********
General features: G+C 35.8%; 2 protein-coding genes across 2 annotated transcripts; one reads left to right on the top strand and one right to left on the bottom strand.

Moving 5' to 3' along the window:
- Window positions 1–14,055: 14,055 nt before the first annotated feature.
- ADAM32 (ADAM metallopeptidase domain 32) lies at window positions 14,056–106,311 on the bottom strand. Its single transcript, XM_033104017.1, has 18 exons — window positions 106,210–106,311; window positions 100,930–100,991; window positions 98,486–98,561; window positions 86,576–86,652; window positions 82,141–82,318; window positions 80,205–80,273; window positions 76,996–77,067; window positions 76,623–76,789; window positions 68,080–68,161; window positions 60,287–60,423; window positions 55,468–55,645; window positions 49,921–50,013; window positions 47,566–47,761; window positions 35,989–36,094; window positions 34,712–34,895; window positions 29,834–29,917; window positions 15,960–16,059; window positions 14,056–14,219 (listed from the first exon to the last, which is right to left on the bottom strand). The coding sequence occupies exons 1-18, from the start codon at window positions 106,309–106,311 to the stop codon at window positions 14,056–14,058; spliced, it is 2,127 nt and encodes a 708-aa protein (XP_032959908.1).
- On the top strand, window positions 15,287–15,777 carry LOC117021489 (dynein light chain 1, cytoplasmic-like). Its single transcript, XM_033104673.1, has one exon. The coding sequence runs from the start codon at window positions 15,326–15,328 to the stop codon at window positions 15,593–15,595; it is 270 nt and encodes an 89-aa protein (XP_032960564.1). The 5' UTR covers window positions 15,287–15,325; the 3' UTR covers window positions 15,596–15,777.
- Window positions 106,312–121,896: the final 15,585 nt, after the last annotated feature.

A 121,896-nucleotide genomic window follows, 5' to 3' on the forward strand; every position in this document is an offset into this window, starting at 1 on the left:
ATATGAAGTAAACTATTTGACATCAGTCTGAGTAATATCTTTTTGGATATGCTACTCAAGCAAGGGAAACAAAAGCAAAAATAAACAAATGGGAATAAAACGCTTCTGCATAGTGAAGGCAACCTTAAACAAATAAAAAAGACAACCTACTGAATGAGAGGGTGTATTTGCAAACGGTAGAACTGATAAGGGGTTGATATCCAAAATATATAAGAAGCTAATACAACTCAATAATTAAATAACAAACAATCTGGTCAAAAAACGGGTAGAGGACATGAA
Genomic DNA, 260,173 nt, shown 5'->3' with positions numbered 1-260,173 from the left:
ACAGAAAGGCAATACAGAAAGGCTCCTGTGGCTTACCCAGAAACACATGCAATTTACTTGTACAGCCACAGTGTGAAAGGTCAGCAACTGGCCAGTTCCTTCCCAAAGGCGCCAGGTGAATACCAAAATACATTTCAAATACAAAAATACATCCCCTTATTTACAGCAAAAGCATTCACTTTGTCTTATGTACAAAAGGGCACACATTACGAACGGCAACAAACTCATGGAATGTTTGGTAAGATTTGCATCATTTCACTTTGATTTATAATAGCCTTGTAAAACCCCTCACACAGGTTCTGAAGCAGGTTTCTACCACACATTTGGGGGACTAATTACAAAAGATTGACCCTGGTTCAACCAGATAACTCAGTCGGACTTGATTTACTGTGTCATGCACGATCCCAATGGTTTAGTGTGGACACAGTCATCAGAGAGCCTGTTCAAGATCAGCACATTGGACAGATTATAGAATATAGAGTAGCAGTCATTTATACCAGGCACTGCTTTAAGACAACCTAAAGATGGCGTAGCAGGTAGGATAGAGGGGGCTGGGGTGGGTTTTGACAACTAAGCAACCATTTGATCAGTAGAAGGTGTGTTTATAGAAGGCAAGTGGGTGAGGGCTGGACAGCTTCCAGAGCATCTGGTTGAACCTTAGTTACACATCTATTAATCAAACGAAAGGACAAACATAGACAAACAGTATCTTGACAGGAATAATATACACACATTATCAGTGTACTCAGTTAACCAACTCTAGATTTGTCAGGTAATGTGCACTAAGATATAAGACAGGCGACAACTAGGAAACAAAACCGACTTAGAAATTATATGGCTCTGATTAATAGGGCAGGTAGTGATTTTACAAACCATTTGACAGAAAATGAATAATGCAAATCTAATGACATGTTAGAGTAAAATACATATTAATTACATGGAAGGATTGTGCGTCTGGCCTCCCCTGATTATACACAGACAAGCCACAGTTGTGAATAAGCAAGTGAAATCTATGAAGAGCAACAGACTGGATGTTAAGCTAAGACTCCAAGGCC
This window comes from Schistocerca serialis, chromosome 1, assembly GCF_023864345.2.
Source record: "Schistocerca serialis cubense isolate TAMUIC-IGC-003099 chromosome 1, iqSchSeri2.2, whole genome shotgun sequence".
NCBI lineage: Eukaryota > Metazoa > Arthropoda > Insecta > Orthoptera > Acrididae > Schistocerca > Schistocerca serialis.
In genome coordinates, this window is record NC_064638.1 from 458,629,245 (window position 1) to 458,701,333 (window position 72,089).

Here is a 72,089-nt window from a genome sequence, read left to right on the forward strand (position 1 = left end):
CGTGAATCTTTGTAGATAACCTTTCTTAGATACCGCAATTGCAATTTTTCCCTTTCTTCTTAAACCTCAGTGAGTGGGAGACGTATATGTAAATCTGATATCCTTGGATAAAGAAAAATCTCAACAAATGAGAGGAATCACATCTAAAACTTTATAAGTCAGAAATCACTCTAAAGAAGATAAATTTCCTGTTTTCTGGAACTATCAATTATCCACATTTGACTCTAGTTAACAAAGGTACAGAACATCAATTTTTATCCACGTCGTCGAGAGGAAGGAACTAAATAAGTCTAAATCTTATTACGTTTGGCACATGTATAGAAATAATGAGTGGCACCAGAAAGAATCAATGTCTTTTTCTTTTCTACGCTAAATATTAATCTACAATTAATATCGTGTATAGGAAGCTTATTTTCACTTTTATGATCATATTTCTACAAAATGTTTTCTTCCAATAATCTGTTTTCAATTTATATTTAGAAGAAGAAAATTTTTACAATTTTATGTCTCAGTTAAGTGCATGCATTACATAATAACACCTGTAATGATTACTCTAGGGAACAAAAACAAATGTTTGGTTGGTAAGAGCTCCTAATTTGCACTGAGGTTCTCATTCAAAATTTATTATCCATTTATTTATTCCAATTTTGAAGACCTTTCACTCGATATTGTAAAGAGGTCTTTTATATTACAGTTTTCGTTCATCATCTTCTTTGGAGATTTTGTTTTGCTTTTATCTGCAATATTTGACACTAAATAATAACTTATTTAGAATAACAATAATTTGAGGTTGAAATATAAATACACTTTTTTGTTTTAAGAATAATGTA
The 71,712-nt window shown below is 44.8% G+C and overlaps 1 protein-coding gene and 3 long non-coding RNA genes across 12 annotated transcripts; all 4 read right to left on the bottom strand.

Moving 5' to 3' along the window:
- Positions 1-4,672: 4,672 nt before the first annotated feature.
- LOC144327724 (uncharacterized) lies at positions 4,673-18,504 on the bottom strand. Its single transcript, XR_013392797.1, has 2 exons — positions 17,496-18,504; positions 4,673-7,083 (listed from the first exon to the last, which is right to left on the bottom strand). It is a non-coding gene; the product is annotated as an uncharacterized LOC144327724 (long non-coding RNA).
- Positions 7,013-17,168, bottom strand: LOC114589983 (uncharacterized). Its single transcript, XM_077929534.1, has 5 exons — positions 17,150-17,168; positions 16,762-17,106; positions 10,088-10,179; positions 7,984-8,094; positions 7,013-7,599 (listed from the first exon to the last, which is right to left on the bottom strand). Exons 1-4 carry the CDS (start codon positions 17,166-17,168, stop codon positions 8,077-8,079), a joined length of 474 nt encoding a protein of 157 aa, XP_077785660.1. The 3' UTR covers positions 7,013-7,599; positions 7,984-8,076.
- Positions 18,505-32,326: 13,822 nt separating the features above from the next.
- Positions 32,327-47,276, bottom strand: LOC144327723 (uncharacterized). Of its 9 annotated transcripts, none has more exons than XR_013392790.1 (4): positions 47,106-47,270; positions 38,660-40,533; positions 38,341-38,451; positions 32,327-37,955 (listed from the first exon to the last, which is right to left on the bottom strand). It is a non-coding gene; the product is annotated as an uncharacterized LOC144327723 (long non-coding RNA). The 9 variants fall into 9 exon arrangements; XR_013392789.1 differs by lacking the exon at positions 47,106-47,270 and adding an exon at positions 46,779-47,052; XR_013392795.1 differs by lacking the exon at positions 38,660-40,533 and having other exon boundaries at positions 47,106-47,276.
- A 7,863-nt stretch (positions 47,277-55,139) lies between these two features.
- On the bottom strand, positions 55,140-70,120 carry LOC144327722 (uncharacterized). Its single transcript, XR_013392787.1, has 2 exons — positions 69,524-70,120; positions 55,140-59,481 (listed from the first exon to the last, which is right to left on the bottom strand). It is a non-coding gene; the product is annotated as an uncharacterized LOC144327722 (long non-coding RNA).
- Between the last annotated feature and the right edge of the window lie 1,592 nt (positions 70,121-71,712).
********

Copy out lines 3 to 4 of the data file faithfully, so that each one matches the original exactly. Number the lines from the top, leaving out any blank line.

- Window positions 1–14,055: 14,055 nt before the first annotated feature.
- ADAM32 (ADAM metallopeptidase domain 32) lies at window positions 14,056–106,311 on the bottom strand. Its single transcript, XM_033104017.1, has 18 exons — window positions 106,210–106,311; window positions 100,930–100,991; window positions 98,486–98,561; window positions 86,576–86,652; window positions 82,141–82,318; window positions 80,205–80,273; window positions 76,996–77,067; window positions 76,623–76,789; window positions 68,080–68,161; window positions 60,287–60,423; window positions 55,468–55,645; window positions 49,921–50,013; window positions 47,566–47,761; window positions 35,989–36,094; window positions 34,712–34,895; window positions 29,834–29,917; window positions 15,960–16,059; window positions 14,056–14,219 (listed from the first exon to the last, which is right to left on the bottom strand). The coding sequence occupies exons 1-18, from the start codon at window positions 106,309–106,311 to the stop codon at window positions 14,056–14,058; spliced, it is 2,127 nt and encodes a 708-aa protein (XP_032959908.1).